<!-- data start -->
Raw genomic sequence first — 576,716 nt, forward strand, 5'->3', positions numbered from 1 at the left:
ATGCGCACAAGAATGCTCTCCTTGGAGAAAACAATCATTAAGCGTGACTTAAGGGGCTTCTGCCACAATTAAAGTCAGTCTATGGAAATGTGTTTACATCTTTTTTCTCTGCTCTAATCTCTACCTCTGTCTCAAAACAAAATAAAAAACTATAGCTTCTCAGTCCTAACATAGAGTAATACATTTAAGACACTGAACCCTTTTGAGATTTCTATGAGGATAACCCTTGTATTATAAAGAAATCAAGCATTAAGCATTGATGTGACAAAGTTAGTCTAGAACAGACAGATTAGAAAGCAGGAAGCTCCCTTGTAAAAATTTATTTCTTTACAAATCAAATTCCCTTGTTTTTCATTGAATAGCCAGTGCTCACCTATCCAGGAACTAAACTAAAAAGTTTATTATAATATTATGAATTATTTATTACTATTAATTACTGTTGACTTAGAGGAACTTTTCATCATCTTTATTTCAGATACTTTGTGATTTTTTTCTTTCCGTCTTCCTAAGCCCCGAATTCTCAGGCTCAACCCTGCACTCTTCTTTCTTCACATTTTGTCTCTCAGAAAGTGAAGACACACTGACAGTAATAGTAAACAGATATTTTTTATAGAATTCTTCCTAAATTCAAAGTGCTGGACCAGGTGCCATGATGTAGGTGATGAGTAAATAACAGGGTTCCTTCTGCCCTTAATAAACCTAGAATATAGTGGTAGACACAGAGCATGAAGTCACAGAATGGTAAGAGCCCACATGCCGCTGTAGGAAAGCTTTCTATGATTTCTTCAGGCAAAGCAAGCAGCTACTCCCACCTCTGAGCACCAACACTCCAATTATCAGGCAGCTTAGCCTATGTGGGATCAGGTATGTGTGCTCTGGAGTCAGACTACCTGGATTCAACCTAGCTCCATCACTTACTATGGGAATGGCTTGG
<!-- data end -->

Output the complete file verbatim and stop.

Raw genomic sequence first — 576,716 nt, forward strand, 5'->3', positions numbered from 1 at the left:
ATGCGCACAAGAATGCTCTCCTTGGAGAAAACAATCATTAAGCGTGACTTAAGGGGCTTCTGCCACAATTAAAGTCAGTCTATGGAAATGTGTTTACATCTTTTTTCTCTGCTCTAATCTCTACCTCTGTCTCAAAACAAAATAAAAAACTATAGCTTCTCAGTCCTAACATAGAGTAATACATTTAAGACACTGAACCCTTTTGAGATTTCTATGAGGATAACCCTTGTATTATAAAGAAATCAAGCATTAAGCATTGATGTGACAAAGTTAGTCTAGAACAGACAGATTAGAAAGCAGGAAGCTCCCTTGTAAAAATTTATTTCTTTACAAATCAAATTCCCTTGTTTTTCATTGAATAGCCAGTGCTCACCTATCCAGGAACTAAACTAAAAAGTTTATTATAATATTATGAATTATTTATTACTATTAATTACTGTTGACTTAGAGGAACTTTTCATCATCTTTATTTCAGATACTTTGTGATTTTTTTCTTTCCGTCTTCCTAAGCCCCGAATTCTCAGGCTCAACCCTGCACTCTTCTTTCTTCACATTTTGTCTCTCAGAAAGTGAAGACACACTGACAGTAATAGTAAACAGATATTTTTTATAGAATTCTTCCTAAATTCAAAGTGCTGGACCAGGTGCCATGATGTAGGTGATGAGTAAATAACAGGGTTCCTTCTGCCCTTAATAAACCTAGAATATAGTGGTAGACACAGAGCATGAAGTCACAGAATGGTAAGAGCCCACATGCCGCTGTAGGAAAGCTTTCTATGATTTCTTCAGGCAAAGCAAGCAGCTACTCCCACCTCTGAGCACCAACACTCCAATTATCAGGCAGCTTAGCCTATGTGGGATCAGGTATGTGTGCTCTGGAGTCAGACTACCTGGATTCAACCTAGCTCCATCACTTACTATGGGAATGGCTTGG